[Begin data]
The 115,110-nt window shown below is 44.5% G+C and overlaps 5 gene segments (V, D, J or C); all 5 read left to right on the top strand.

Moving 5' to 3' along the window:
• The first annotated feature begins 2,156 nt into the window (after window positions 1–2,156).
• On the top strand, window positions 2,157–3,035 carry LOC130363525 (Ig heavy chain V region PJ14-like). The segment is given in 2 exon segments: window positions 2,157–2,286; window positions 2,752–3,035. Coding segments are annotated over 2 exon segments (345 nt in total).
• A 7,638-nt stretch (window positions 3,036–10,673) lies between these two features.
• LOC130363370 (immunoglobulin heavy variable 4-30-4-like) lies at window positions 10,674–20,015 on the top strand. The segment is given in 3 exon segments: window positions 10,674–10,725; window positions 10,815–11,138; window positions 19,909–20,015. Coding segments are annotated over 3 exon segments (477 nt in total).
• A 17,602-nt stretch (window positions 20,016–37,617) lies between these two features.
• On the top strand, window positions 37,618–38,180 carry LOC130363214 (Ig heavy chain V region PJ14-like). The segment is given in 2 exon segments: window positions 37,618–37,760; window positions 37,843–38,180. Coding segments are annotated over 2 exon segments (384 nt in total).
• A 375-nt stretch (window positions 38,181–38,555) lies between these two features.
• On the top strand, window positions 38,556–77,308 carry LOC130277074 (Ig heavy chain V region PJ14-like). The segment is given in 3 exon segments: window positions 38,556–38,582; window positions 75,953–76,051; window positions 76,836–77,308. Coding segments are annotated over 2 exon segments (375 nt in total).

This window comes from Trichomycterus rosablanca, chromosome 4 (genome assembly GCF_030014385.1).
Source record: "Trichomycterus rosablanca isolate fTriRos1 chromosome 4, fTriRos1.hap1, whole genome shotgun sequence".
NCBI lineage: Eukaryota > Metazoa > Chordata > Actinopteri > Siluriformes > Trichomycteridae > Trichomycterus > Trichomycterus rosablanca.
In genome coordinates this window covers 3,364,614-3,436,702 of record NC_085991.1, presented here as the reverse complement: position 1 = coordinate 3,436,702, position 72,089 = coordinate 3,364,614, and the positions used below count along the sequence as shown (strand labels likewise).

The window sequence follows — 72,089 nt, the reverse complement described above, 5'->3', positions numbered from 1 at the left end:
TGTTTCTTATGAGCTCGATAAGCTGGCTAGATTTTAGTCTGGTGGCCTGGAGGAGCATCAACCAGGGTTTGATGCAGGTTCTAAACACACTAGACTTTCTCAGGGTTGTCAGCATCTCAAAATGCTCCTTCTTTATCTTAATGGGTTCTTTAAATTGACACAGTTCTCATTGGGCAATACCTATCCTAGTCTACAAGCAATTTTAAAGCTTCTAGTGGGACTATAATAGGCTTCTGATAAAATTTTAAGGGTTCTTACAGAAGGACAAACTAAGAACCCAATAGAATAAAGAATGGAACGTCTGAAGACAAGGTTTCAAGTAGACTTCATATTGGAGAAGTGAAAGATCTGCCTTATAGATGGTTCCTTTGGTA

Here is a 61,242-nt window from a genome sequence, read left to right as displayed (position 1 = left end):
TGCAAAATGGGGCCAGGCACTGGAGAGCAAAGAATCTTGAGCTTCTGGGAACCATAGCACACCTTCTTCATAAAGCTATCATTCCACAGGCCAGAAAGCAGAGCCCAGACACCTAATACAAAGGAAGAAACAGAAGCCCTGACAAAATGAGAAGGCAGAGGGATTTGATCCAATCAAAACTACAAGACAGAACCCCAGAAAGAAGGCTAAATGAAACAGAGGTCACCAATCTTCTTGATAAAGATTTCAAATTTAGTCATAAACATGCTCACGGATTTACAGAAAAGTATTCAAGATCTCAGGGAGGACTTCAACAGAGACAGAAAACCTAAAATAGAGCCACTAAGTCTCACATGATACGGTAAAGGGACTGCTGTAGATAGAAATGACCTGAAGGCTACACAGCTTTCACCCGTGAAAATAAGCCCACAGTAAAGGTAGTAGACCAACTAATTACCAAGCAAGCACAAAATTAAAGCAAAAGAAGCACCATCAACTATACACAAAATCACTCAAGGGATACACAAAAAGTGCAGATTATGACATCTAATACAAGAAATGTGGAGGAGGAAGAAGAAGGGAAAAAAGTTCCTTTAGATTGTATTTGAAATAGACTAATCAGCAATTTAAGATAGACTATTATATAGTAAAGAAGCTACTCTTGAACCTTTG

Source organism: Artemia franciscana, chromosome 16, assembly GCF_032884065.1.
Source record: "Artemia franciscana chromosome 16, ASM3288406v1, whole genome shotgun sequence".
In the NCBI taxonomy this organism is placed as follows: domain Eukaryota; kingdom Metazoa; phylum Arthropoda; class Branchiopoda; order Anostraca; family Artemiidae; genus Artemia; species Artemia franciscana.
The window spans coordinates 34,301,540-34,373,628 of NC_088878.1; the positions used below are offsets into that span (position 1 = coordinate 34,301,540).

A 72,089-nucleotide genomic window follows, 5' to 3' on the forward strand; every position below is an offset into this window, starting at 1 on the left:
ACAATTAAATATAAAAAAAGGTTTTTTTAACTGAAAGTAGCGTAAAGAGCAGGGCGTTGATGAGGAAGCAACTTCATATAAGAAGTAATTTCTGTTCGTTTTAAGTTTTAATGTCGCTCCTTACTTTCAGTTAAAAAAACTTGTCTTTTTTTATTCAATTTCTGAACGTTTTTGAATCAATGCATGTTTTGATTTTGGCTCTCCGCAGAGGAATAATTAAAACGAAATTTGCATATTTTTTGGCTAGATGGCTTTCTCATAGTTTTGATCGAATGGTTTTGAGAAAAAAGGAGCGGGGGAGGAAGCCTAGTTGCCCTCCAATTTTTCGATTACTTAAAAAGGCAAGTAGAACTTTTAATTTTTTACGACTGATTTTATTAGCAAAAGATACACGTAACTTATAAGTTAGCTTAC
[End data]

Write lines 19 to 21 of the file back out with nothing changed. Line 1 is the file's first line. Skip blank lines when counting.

Source organism: Artemia franciscana, chromosome 16, assembly GCF_032884065.1.
Source record: "Artemia franciscana chromosome 16, ASM3288406v1, whole genome shotgun sequence".
In the NCBI taxonomy this organism is placed as follows: domain Eukaryota; kingdom Metazoa; phylum Arthropoda; class Branchiopoda; order Anostraca; family Artemiidae; genus Artemia; species Artemia franciscana.